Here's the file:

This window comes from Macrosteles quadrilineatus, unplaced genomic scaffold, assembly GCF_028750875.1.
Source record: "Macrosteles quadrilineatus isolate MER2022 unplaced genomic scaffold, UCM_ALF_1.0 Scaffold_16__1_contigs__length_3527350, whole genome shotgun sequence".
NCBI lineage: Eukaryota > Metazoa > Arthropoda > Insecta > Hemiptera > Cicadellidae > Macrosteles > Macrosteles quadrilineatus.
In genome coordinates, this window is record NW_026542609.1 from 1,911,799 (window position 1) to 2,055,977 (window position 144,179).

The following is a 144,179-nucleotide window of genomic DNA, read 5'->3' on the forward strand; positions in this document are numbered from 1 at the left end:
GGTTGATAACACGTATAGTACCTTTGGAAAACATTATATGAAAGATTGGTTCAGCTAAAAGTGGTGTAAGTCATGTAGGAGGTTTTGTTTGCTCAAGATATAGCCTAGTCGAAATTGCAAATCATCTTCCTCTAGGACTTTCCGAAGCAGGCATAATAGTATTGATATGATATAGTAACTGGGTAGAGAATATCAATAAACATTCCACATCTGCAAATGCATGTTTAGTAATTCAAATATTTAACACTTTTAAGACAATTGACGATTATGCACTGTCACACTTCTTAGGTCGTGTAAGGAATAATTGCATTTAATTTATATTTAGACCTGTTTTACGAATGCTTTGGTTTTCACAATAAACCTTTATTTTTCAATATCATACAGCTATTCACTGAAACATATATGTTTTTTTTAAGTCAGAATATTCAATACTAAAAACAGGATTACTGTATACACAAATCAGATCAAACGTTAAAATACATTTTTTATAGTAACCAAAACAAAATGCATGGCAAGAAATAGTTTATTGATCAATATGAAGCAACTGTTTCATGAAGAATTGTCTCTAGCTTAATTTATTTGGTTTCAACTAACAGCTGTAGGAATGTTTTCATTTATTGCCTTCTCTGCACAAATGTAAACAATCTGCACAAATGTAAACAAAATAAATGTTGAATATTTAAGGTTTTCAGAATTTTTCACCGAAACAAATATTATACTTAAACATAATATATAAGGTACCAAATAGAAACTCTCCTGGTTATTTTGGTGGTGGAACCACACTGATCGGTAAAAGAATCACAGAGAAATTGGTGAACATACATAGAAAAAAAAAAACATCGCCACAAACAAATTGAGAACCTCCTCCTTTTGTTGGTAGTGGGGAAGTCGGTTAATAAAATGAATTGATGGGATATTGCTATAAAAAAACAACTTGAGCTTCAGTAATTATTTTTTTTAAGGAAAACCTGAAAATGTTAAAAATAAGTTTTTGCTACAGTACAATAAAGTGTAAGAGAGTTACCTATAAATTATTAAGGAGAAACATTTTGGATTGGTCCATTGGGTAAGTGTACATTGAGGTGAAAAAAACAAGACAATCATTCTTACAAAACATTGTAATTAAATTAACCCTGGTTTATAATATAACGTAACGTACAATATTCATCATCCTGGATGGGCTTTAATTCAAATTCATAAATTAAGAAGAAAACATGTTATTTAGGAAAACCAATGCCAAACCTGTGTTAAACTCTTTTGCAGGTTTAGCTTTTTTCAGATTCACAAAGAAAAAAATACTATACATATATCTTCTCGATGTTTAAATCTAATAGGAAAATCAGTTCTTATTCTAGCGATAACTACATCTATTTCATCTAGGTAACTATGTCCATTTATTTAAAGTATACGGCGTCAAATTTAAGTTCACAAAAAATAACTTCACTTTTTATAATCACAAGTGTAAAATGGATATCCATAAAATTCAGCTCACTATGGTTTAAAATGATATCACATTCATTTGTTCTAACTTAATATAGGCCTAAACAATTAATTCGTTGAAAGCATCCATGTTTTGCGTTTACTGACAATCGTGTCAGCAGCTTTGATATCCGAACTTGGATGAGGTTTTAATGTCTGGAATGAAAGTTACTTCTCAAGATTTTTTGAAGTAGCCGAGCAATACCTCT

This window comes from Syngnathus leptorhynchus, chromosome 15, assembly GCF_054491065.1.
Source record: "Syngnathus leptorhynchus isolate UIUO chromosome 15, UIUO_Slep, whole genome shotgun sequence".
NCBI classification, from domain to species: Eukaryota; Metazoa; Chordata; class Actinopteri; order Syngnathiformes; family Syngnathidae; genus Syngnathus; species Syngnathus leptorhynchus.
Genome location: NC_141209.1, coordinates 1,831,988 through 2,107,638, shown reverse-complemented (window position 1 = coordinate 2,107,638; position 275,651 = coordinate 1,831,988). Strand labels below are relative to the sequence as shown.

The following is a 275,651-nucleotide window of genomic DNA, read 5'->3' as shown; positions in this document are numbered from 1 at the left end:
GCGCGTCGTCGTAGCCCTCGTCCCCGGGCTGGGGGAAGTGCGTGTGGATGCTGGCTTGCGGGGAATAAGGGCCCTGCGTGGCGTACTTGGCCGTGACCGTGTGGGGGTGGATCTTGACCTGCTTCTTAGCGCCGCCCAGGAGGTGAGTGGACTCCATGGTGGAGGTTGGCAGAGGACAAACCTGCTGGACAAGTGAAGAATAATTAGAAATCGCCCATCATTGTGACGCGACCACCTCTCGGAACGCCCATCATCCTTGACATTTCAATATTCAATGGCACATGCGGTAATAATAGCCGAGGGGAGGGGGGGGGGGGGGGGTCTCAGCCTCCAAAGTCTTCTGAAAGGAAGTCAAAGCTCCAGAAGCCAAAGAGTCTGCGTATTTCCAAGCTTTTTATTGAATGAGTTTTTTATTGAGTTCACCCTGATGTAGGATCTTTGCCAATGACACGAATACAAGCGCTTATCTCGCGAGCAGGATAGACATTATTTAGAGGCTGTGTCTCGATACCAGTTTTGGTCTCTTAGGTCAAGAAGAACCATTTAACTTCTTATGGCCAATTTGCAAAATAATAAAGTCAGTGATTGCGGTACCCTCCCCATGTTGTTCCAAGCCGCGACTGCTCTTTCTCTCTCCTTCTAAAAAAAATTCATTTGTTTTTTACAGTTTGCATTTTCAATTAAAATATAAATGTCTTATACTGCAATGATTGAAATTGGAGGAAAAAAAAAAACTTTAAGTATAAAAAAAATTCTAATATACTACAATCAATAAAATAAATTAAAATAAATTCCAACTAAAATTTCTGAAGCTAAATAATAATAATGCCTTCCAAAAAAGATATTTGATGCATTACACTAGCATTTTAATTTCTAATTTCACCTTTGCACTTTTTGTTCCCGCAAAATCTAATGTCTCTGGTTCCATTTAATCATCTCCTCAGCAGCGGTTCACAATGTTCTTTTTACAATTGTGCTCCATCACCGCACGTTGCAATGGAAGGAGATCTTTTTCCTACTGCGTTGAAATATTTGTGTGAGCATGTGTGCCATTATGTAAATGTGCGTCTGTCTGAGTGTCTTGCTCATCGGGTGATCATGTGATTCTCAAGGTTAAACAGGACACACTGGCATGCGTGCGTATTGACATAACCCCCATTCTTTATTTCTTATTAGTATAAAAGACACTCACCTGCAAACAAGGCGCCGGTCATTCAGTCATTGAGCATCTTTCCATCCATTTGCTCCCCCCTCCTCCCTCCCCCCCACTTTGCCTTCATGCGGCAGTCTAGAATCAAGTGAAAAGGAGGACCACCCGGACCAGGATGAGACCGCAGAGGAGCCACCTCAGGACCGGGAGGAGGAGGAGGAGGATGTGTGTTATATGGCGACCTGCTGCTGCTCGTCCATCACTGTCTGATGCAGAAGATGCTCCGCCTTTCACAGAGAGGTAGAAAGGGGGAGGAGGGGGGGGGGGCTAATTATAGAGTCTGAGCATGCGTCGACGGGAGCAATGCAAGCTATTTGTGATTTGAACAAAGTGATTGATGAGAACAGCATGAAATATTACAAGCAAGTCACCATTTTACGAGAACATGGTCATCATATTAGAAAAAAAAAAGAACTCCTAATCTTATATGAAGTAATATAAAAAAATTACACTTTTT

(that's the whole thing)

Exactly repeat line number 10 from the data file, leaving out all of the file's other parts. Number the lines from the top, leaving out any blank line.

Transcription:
Genome location: NC_141209.1, coordinates 1,831,988 through 2,107,638, shown reverse-complemented (window position 1 = coordinate 2,107,638; position 275,651 = coordinate 1,831,988). Strand labels below are relative to the sequence as shown.